Have you ever awoken and realized that something that seemed like it happened yesterday was actually seven years ago?
DDR4 is what it stands for.
Isn’t that true?
This material was released in 2014.
There’s a new youngster in town, so I’ll see you later.
DDR5 desktop platforms are on the horizon, and it’s time to get to know the fifth
– generation memory technology that’ll be boosting our speeds and capacities for at least the next few years, starting with a physical look at what’s different and then diving deeper into what makes this new breed of RAM stand out.
My first experience with a full retail DDR5 memory kit.
On the surface, it doesn’t appear to be that different.
It even has the same 288 pins as DDR4 memory, but I doubt you’ll be able to fit it into the same slot.
Only the most dedicated users will be able to mix up their memory generations now that the key has been shifted.
And it’s not without reason.
One of the most noticeable differences between DDR4 and DDR3 is instantly obvious on our bare board.
Take a look at this.
The memory module’s power management integrated circuit, or PMIC, has been relocated from the motherboard.
The PMIC’s job is to convert one of the usual output voltages from your computer power supply, in this case five volts, to the lower 1.1 volts that the DDR5 chips on the module require.
This step was critical in achieving the signal integrity enhancements required to push DDR5 to speeds 50 percent faster than the previous generation.
And, if this supposed leak plan is to be believed, even further.
One strange side consequence of this is that, despite the fact that DDR5 runs at approximately 10% lower voltages than DDR4, which should reduce power draw, the onboard PMIC will not operate at 100% efficiency, which means we may wind up with a little bit of waste heat on each module.
G.SKILL informs me, however, that the clip
on RAM fans of the DDR2 era are unlikely to resurface.
Those were some of the worst things I’d ever seen.
They were loud, and the fans were constantly failing.
Moving the PMIC to modules has the additional impact of increasing the cost of the individual modules.
DDR5 modules are expected to be much more expensive than DDR4 modules of the same capacity after the more sophisticated PCB design and the early adopter fee are factored in.
In theory, some of this cost could be offset by removing power management from the motherboard, but given the ongoing global semiconductor shortage, not to mention the inclusion of PCI express gen 5 on these upcoming platforms, which comes with its own set of costly trace routing challenges, I’ll be surprised if this happens.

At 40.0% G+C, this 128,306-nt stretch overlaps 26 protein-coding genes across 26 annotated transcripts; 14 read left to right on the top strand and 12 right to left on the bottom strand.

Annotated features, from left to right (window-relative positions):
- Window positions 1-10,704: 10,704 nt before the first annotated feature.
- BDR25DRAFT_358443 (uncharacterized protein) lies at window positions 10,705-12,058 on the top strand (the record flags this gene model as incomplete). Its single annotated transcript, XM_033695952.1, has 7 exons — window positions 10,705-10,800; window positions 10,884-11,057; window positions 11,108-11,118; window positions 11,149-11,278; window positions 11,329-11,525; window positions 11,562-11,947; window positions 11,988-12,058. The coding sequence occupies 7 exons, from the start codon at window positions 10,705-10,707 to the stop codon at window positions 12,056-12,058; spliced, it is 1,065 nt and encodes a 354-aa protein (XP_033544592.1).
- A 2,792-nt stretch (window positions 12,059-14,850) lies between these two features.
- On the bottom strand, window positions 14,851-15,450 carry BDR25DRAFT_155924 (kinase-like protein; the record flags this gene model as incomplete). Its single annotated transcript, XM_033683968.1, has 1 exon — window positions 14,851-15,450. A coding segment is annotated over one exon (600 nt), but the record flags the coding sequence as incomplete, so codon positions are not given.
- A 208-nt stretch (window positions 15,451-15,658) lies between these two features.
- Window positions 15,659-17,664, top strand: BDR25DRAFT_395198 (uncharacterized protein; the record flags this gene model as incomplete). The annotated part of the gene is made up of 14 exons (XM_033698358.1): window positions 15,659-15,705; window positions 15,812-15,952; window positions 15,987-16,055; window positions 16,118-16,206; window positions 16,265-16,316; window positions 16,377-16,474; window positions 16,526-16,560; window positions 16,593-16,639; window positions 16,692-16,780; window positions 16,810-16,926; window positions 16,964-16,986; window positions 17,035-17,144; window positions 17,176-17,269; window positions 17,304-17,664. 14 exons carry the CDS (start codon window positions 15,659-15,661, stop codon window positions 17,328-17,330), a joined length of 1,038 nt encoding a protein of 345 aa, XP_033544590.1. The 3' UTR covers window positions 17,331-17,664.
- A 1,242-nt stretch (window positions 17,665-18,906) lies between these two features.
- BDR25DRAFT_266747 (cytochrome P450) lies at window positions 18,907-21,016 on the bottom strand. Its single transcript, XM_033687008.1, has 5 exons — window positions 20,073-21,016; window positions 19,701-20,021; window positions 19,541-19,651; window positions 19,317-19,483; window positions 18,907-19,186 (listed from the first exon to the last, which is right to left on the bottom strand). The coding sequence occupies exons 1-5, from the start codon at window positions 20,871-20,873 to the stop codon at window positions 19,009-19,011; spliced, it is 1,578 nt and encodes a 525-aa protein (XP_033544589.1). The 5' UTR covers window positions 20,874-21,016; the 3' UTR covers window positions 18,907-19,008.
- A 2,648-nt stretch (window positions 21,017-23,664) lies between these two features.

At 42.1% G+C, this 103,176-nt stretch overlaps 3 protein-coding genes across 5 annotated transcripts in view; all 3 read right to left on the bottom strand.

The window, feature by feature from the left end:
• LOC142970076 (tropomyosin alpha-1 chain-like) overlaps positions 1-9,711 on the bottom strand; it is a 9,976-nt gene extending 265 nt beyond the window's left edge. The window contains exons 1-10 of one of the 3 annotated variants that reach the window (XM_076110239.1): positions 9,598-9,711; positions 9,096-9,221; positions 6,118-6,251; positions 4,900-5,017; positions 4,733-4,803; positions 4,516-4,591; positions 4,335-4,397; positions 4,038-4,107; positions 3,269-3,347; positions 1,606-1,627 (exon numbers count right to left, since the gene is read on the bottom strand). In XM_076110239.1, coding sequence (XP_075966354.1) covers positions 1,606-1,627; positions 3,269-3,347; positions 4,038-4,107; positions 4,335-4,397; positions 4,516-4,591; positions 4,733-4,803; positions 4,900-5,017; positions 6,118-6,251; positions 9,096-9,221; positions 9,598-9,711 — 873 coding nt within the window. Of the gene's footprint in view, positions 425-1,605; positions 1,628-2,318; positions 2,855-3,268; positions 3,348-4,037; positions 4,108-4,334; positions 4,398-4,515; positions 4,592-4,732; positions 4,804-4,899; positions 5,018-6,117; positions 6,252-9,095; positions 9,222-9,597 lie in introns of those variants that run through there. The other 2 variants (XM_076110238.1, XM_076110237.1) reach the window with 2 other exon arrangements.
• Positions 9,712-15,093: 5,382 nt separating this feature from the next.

The good news is that DDR 5 has some very amazing features that aren’t immediately apparent on a spec sheet.
I’d understand if you thought the launch JEDEC DDR5 frequency of 4,800 mega transfers per second was unexceptional compared to something like this G.SKILL kit on NewEgg, which is rated at a blistering 5,300 mega transfers per second, especially considering that CAS latency, or the number of RAM cycles required to fulfill a data request, is expected to be in the neighborhood of double compared to last gen.
But here’s the thing: there’s a catch.
Remember how we recently wrote a blog about how frequency alone doesn’t provide a complete picture of performance?
For starters, the memory controller in your DDR4 compatible CPU was not meant to handle such high rates.
As with any sort of overclocking, it’s a bit of a gamble whether or not it’ll work with super
fast modules like those.
And, at a certain point, there are inherent bottlenecks on the memory ICs, which are the chips on the module, which prevent them from fully taking use of any higher speed.
This section is a little tricky, but stick with me.
Each IC has two
grids of bits, or zeros and ones, inside it, which are referred to as banks.
These banks are grouped together into bank groups, and everytime a bank group fires off the data needed by the CPU, that bank group requires some time to recover.
Other bank groups fire one after the other to fill a burst buffer during that time.
You may think of it as a minigun, with each barrel representing a bank group and the bullets representing data bits firing into the buffer, except what if the module is operating at such a fast speed that we roll back to our first bank group before it’s recovered?
That is an issue.
That could be the stumbling block.
As a result, DDR5 increased the number of bank groups from four to eight in order to remedy the problem.